That said, it is true that much of the current ideology of the Iranian regime was shaped by Western interference in Iranian affairs dating back to the "big game" played by Britain and Russia a century ago. Whoever has power in Iran has reasons to fear Western interference simply based on statistics.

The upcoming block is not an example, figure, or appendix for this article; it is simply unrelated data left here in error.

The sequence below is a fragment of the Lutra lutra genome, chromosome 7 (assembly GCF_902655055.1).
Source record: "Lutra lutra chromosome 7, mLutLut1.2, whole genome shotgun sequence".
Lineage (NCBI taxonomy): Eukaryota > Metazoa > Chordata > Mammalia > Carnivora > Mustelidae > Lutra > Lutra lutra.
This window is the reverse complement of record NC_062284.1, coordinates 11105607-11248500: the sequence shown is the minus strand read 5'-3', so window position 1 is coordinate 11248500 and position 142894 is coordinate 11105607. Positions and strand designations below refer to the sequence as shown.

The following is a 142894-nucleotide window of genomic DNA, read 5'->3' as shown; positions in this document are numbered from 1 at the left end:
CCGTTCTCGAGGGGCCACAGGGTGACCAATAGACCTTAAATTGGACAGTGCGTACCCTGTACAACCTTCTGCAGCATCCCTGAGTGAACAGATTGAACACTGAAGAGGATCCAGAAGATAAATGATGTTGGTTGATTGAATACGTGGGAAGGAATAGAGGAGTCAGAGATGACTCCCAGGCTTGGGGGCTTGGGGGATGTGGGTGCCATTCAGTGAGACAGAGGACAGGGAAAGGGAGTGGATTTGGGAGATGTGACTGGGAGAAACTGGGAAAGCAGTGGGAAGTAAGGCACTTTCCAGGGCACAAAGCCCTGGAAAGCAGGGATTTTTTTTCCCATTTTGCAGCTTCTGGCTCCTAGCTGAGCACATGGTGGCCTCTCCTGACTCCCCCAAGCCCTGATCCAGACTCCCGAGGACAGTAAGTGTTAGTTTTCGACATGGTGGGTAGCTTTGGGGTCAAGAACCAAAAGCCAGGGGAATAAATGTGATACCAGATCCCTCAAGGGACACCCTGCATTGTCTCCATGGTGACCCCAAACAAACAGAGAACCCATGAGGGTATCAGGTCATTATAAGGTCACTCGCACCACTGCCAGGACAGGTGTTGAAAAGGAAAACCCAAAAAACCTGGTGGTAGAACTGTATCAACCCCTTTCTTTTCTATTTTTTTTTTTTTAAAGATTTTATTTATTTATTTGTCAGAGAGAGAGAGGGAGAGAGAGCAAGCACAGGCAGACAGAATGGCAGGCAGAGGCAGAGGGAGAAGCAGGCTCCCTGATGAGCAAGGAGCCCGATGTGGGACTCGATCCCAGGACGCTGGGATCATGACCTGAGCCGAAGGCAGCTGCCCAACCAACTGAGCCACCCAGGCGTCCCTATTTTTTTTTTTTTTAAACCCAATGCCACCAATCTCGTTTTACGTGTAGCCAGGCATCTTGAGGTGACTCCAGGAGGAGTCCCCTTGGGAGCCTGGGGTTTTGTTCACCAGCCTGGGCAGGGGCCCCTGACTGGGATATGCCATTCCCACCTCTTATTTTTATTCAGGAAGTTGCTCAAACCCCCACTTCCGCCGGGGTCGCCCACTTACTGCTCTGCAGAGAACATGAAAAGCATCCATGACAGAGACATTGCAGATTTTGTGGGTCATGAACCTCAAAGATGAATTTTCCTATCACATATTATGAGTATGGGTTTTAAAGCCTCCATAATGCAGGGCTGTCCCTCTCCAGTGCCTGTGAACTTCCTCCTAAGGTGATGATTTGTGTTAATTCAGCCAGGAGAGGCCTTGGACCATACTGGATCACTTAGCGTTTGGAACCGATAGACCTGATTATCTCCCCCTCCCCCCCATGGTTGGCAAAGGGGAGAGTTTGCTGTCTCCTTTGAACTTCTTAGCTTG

It is also true that the Iranian regime is less brutal than perceived in the West. Thousands of young people who attended the mass demonstrations against the regime were never molested. There was general intimidation by the militias, but nothing comparing with the violence used by Mubarak in Egypt and nothing even remotely similar to what Assad is doing today in Syria. One simple reason is that the regime did not need excessive violence: the 2009 uprising took place when Barack Obama had just replaced George W Bush and, contrary to what the Leveretts claim, Obama's first international deed was to extend the olive branch to the Iranian regime, something that millions of protesters perceived as betrayal. The USA never supported and quickly abandoned the protest movement, hoping in a deal with the regime that never came. The regime was smart enough to give hope to diplomacy so that the USA would not interfere militarily during the mass protests and then, once the mass protests petered out, the Iranian regime resumed its anti-American stance. Obama was tricked and ridiculed, and the protesters lost faith in the USA. A few months later, in the spring of 2010, Turkey and Brazil worked out a proposal for negotiating with the Iranian regime, a document that further isolated the protesters: instead of a roadmap to democratize Iran here was a roadmap to legitimize a stolen election. (The USA later rejected the proposal).